Nevada. At first glance, Nevada seems an unlikely pickup for Kerry. Since Bush's 3.5 percent victory in 2000, the Republican advantage in voter registration has grown nearly tenfold. What's more, Nevada has had the strongest job growth in the nation over the last three years. But Bush faces powerful “Not-In-My-Backyard” opposition regarding his plans for the Yucca Mountain nuclear-waste repository. In Bush's 2000 campaign, he promised not to sign legislation to create the repository "unless it's been deemed scientifically safe"; in 2002, he endorsed the dump despite a General Accounting Office report citing nearly 300 unanswered questions about the safety and security of the proposal. While state Democrats call Yucca Mountain "the most important issue facing our state," Nevada GOPers are trying to downplay the significance of Bush's reversal and question Kerry's pledge to maintain his opposition to the repository.
Kerry reaffirmed his Yucca position with a campaign stop in heavily Democratic Las Vegas on May 17. (Laura Bush followed him two days later to promote her husband.) Kerry stopped at the Teamsters Unity Conference while in Vegas; he'll be relying on the significant labor infrastructure to rally voters in Clark County, which accounted for 70 percent of Gore's total in 2000. Thus far, the strategy seems to be working. While Bush held a commanding 11-point lead in the last major poll of the state (back in mid-March), Kerry had swung a narrow lead -- 3.8 percent, just inside the margin of error -- as of the Zogby poll released earlier this week.
Oregon and Washington. John Kerry swept into the Pacific Northwest in style earlier this week
to spend some quality time with swing voters in Oregon and Washington. The Kerry entourage touched down in Portland in a new campaign plane emblazoned with "John Kerry" and "President" on its sides. The candidate seemed happy with his new ride, joking that "in the event of an emergency, my hair can be used as a flotation device."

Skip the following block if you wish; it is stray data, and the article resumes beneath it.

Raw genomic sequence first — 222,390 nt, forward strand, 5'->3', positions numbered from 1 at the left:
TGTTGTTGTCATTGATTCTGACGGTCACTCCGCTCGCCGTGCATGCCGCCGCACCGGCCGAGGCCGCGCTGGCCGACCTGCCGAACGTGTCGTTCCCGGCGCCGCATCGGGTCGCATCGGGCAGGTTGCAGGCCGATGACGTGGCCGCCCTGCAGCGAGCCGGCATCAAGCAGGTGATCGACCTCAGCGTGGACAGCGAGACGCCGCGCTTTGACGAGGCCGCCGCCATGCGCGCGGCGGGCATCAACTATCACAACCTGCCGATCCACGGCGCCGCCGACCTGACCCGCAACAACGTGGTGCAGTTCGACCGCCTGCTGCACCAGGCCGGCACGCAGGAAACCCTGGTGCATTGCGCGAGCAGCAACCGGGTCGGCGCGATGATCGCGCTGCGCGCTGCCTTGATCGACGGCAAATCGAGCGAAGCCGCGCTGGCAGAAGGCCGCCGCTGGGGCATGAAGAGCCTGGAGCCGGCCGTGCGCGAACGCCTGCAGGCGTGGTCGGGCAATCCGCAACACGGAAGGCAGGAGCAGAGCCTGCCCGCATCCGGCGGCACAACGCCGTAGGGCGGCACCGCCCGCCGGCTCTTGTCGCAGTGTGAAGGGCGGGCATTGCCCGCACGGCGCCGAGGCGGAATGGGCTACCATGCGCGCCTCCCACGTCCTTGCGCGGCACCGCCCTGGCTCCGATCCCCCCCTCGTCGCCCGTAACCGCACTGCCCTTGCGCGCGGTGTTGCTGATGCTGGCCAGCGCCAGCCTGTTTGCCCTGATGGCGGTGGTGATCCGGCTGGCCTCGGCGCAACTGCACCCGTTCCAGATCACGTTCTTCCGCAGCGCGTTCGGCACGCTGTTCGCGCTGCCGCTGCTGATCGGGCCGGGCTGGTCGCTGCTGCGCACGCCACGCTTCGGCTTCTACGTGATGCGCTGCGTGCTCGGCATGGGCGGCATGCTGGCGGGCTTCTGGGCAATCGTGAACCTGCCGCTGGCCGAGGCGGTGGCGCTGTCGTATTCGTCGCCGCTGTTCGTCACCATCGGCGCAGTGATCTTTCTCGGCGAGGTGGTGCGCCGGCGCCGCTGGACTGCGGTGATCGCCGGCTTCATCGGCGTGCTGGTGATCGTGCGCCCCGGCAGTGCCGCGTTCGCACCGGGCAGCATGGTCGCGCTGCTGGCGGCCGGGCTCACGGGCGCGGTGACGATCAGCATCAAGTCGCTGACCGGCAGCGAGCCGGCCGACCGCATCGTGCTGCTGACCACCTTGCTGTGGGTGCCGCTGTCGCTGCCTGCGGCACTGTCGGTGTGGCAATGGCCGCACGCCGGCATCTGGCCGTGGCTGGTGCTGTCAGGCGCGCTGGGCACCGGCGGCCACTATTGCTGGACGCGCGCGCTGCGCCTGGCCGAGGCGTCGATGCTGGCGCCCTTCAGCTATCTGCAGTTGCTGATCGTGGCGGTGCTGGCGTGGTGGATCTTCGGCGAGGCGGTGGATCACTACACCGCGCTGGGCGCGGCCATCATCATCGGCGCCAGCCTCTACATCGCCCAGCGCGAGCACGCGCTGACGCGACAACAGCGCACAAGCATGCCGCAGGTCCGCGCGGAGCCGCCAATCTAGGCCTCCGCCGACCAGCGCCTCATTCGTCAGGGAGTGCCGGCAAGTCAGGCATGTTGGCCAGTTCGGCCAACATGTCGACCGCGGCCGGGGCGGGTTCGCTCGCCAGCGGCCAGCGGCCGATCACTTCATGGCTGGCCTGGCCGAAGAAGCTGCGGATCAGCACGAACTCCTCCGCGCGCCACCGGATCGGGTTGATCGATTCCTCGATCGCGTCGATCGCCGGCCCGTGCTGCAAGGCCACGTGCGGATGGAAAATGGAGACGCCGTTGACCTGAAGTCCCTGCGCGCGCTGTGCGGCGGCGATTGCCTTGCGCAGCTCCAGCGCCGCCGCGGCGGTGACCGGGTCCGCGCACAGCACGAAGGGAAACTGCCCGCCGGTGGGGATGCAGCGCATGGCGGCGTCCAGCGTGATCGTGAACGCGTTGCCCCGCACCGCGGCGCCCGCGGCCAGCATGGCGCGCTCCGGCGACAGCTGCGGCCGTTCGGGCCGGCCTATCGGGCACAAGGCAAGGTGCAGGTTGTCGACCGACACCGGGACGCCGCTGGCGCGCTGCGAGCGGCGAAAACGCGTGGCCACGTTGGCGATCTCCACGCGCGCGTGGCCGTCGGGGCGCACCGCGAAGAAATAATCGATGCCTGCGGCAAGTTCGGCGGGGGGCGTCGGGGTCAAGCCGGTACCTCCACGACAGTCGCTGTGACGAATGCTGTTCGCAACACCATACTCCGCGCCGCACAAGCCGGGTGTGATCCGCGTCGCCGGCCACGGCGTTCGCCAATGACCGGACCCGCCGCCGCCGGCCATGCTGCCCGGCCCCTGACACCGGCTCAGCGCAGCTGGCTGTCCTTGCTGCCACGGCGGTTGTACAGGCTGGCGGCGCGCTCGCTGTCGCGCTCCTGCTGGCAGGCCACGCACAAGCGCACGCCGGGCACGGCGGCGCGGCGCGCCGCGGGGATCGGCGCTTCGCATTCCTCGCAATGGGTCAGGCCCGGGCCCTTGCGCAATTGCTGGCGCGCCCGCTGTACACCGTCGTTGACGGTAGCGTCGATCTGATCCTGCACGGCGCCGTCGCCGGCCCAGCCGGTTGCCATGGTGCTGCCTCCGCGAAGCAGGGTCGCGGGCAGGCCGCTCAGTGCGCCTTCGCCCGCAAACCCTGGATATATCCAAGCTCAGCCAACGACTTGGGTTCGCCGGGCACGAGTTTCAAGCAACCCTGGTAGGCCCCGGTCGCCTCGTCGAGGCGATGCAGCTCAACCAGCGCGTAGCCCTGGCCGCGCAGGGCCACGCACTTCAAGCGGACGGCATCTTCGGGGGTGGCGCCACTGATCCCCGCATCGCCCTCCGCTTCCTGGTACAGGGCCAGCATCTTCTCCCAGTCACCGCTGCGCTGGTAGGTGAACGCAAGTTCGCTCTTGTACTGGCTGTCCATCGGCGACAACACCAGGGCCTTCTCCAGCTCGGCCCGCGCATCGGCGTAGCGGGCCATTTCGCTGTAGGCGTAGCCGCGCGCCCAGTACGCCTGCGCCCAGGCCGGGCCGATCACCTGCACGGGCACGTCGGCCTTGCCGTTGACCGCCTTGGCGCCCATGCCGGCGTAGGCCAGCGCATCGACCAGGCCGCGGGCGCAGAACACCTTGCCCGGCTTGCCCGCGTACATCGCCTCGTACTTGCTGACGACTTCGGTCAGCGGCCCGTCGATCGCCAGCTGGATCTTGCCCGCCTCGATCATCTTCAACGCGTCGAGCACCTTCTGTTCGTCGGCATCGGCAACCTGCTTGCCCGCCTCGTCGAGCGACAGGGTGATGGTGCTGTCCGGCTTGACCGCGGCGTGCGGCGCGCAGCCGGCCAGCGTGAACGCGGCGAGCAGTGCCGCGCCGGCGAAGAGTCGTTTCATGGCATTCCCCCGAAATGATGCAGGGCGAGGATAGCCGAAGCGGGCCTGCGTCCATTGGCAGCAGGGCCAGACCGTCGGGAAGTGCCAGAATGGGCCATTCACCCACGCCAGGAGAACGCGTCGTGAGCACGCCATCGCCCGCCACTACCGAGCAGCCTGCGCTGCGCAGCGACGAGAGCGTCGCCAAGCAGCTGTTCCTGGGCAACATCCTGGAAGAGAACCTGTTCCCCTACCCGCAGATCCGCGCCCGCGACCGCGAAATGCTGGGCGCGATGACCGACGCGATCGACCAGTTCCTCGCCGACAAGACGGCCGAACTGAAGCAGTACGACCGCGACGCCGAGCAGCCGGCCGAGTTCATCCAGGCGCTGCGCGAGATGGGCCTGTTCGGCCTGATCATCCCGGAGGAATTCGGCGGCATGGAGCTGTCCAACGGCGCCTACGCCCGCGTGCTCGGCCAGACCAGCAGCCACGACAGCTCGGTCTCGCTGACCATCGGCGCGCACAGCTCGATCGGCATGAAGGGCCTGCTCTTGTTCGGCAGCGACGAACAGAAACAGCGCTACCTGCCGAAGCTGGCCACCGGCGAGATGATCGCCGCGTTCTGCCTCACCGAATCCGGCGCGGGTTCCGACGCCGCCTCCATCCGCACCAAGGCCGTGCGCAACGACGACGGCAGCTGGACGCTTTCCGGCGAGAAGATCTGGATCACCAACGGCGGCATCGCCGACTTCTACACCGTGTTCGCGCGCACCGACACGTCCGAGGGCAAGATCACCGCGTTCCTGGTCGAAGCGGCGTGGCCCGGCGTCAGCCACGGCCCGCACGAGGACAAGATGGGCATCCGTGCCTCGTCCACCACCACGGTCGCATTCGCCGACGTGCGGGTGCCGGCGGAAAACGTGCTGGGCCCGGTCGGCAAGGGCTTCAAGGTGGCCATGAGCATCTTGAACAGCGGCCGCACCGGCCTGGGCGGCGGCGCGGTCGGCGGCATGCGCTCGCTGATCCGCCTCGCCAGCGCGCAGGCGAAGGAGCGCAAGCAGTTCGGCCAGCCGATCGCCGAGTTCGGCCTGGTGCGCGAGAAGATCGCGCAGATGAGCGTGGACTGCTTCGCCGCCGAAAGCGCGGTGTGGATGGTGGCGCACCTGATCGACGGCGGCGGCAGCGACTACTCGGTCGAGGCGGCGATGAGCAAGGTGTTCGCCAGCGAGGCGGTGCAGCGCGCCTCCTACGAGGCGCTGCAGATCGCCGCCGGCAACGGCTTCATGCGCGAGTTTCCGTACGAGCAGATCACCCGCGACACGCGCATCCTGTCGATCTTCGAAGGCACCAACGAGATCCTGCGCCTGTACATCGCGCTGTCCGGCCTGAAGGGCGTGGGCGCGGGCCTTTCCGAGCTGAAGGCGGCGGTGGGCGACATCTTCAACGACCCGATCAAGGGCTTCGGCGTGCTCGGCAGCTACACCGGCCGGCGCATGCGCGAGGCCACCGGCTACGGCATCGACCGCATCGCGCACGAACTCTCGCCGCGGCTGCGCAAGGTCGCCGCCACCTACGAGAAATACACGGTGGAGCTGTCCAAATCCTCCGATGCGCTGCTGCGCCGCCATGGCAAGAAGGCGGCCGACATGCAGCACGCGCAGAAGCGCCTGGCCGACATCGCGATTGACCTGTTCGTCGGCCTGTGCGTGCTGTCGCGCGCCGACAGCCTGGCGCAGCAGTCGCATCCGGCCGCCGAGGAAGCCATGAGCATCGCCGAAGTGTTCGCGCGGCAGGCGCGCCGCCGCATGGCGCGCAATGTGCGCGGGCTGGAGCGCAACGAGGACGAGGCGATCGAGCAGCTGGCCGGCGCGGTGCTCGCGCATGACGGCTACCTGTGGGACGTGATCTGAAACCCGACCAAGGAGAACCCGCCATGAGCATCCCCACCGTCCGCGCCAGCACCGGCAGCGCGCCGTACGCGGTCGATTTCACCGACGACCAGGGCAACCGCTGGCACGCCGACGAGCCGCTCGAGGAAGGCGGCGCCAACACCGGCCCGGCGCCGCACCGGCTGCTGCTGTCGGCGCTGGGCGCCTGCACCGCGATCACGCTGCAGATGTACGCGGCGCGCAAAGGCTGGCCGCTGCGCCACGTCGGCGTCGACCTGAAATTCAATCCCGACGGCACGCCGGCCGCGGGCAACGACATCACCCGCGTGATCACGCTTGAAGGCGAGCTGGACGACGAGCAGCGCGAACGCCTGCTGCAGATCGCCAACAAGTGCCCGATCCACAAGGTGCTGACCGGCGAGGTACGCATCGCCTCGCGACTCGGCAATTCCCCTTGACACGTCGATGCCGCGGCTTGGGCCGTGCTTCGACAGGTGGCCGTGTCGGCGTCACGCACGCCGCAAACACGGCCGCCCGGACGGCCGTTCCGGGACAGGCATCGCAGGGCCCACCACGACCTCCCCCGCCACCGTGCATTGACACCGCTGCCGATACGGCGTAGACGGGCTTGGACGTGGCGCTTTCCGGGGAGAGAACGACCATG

But Kerry isn't kidding around when it comes to the Pacific Northwest. This is Kerry's second visit to the region in two weeks. In 2000, Al Gore edged out George W. Bush in both states by a narrow margin,
winning a combined 18 electoral votes. Although John Kerry can take nothing for granted, a recent Zogby poll confirms that the candidate maintains a small lead in both states. In a poll published April 5,
Washington pollster Stuart Elway had Kerry with 46 percent, Bush at 41 percent, and Ralph Nader at 2 percent. In Oregon, a recent media poll showed Kerry ahead by 4 percent.
Kerry used this trip to talk about the national security threat posed by dependence on Middle East oil. That issue has particular resonance in the region; Washington motorists were paying an average of $2.34 per gallon for regular unleaded gasoline on Tuesday. According to AAA, that's the highest in state history. Oregon's average price is even higher, ringing in at $2.32 a gallon.
West Virginia. In a twist odd even by the baroque standards of West Virginia politics, Republican gubernatorial nominee Monty Warner called on Joe Manchin, his Democratic opponent this fall, to endorse Bush for re-election. It would seem that the motivation for such a ploy was to put Manchin, a centrist Democrat who crushed the Democratic field in the April 11 primary and is heavily favored over Warner, in a pickle and force him to declare his allegiance to a dreaded Massachusetts liberal. “I pose a question to Joe,” Warner told the local media. “I think in his heart of hearts, when he looks in the mirror at night, he says, ‘George Bush is the best for the country.' He's somewhat hamstrung in his ability to do the right thing.”
But it's weird, because it's not as if Bush is so immensely popular in the state: In a respected statewide poll taken in late April, Bush led Kerry by just 49 percent to 45 percent, which was within the margin of error. Still, Manchin spokeswoman Lara Ramsburg didn't inspire great confidence in the state's Kerry people when she said that her boss supports “the Democratic nominee,” the kind of language that is usually a function of the fact that the speaker doesn't want to be caught on tape saying a particular proper name. Manchin has so far attended both of Kerry's events in the state, but Ramsburg said last week that Manchin won't spend time stumping for other candidates.
One of Gore's problems in West Virginia in 2000 was that the state's Democratic establishment hardly lifted a finger for him. Kerry ought to be able to win the state if he makes sure that's different this time. He did well by officially starting his campaign in the Mountain State, but it sounds as if he's still got work to do.
Compiled by the Prospect staff. Click here to read last week's Purple People Watch.